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Ford Pick Ups Bronco 1973 1979 Haynes Service Repair Manual

About the Ford F-series trucks

The F-Series is a series of full-size pickup trucks from Ford Motor Company sold for over six decades. The most popular variant of the F-Series is the F-150. It was the best-selling vehicle in the United States for 24 years and has been the best-selling truck for 34 years, though this does not include combined sales of GM pickup trucks. In the tenth generation of the F-series, the F-250 and F-350 changed body style in 1998 and joined the Super Duty series. Because smaller communities in Canada had access to either a Ford dealer or a Lincoln-Mercury-Meteor dealer, but not both; a Mercury-badged version was sold at Lincoln-Mercury-Meteor dealers there from 1946-1968. Other than the grilles, trim, and nameplates, these trucks were identical to their Ford counterparts.

The truck was redesigned in 1973; the grille for the 1973 model year featured two silver-metallic plastic inserts divided by an aluminum bar that was part of the main grille frame, with the letters "F O R D" spaced out in a thin rail in the upper part of the grille. Large round headlights were on either side of the grille with the park/turn signal lamps placed above in the same rail where the "FORD" lettering was. Medium-duty models, however, weren't redesigned as drastically as the light-duty trucks. In fact they were incredibly similar to the fifth-generation medium-duty F-Series trucks. In 1976, this familiar "split-grille" design was facelifted slightly to feature black accents around the headlights and a refined appearance overall. In 1978, the round headlight design was retained for the regular Ranger and Custom trim levels. The XLT and "Lariat" trim level incorporated rectangular headlights with optional chrome headlight doors and chrome grille insert. The split grille design was overhauled in favor of a single-piece grille insert design. The headlights were also placed in a more stylized "insert" themselves, and the park/turn signal lamps were now placed below the headlights. Additionally, a new chrome-plated "F O R D" letter set could now be seen on the hood immediately above the grille. A luxury Lariat trim was also introduced for 1978. In 1979, the round headlights were replaced by rectangular headlamps across all the trim levels and the surrounding grille insert that framed the headlamps was now available in either black, or chrome to match that of the aluminum grille frame. In 1973, a new model was offered, the F350 SRW (single rear wheel) pickup. These were a new heavy-duty pickup with contractors and camping enthusiasts in mind. The trucks rode on a longer-wheelbase chassis but were the same overall length as an F250 pickup. If you ordered the Camper Special package on an F350 SRW it became a Super Camper Special which was designed for the much heavier slide-in campers coming on the market at that time. Other changes included the 1974 introduction of the extended super cab version. The F-150 was introduced in 1975 to help circumvent coming emissions requirements. These came with a maximum payload of 2,275 lb (1,032 kg) when properly equipped. With the 1/2 ton F-100 still in production, the new F-150 was referred to as the "heavy half" ton by some people. In 1976, the F-series became the best-selling truck in America, a position it has continued to hold since. This generation is noted for the durability of the body panels as Ford used extensive amounts of galvanized sheet metal to fight corrosion. 1977 was the first year for smaller cowl insignias moved near the windshield and the last year for the medium-duty F-500. The GVWR ratings for these trucks was tied to a combination of wheel, spring, axle and brake combinations. The series code on the ID tag denotes which model and from that it can be determined what weight rating each vehicle has. 4×4 trucks can also be identified by the VIN number and on the ID plate as a serial number. For example, F10 is an F-100 2-wheel drive, but F11 is an F-100 4×4, and so on. Serial numbers beginning with an "X" are SuperCab models. Starting in 1978, Ford redesigned their Ford Bronco and based it upon the F-150. The Bronco was now virtually identical to the F-150, except for the unibody design structure. The new Bronco incorporated design characteristics which eliminated leaky roofs and body flex associated with other full size removable top utility vehicles of the era. This allowed Ford to compete better with the Chevrolet Blazer by offering a larger and more luxurious SUV while minimalizing production costs since many (especially the most complex and expensive) parts were shared with the F-series trucks. The Bronco was only offered with the 351M and 400 V8 engines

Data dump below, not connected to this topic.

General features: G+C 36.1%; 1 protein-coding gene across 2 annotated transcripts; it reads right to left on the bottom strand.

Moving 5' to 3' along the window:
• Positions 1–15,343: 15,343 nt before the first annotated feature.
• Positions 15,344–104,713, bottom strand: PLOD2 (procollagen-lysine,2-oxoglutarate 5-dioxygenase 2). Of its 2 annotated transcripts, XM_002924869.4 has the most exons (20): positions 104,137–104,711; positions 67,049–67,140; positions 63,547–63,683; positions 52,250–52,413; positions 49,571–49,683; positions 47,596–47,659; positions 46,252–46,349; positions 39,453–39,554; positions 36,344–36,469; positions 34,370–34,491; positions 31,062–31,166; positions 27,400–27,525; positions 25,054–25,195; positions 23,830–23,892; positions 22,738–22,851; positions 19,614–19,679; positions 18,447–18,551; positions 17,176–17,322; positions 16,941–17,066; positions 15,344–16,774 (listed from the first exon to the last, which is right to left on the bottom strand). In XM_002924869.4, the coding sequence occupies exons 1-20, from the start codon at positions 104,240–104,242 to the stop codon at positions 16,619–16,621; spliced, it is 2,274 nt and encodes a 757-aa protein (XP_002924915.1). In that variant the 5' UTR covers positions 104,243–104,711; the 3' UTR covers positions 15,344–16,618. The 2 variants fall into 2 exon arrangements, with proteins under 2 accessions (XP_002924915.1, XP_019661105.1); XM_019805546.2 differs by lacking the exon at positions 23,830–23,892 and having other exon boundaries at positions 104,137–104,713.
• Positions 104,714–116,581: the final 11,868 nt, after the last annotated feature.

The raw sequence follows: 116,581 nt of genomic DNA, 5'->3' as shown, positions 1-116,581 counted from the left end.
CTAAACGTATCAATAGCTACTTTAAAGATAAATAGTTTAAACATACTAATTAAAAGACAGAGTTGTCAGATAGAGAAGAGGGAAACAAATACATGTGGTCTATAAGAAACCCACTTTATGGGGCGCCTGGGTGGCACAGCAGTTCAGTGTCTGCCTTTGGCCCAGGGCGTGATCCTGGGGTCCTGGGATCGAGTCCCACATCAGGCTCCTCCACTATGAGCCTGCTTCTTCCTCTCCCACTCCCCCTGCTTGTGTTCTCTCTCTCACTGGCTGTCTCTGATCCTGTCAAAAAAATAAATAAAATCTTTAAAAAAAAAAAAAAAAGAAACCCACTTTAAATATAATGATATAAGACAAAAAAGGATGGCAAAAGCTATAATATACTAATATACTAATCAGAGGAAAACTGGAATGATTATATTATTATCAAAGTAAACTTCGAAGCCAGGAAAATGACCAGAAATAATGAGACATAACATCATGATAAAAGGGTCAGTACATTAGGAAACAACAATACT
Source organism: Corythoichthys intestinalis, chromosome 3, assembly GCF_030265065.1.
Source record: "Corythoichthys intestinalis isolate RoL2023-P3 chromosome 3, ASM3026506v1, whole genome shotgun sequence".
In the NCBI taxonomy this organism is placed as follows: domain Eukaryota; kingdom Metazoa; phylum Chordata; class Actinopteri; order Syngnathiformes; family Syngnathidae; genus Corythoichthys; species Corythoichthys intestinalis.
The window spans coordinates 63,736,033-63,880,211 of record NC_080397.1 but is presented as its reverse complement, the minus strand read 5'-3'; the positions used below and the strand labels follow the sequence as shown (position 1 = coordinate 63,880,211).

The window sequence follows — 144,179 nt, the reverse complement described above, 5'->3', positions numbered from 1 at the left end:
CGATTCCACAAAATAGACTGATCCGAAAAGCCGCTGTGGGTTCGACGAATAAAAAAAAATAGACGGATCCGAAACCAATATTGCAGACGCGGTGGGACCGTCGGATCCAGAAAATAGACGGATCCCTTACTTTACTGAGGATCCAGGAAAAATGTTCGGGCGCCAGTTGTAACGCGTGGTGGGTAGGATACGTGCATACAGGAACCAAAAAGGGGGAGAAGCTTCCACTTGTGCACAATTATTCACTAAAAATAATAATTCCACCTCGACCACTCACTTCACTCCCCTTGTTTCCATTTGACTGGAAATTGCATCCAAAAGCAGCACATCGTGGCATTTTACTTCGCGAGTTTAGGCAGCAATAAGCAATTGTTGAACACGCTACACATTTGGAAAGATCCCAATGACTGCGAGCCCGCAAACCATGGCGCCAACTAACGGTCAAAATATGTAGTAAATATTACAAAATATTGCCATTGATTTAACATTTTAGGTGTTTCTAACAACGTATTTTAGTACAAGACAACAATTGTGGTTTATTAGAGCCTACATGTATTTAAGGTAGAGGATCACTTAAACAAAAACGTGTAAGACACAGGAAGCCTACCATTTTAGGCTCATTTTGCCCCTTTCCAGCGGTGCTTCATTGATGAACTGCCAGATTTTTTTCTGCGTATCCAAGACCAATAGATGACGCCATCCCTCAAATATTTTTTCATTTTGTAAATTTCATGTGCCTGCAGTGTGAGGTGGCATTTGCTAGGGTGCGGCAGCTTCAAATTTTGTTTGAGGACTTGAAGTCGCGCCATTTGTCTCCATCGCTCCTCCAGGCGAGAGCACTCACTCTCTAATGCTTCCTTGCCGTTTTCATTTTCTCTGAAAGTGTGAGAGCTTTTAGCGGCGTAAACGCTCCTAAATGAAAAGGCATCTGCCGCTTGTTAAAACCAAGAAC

Ford Pick-ups and Bronco 1973 to 1979 F100 to F350 Haynes repair manual 1974 1975 1976 1977 1978 NEW


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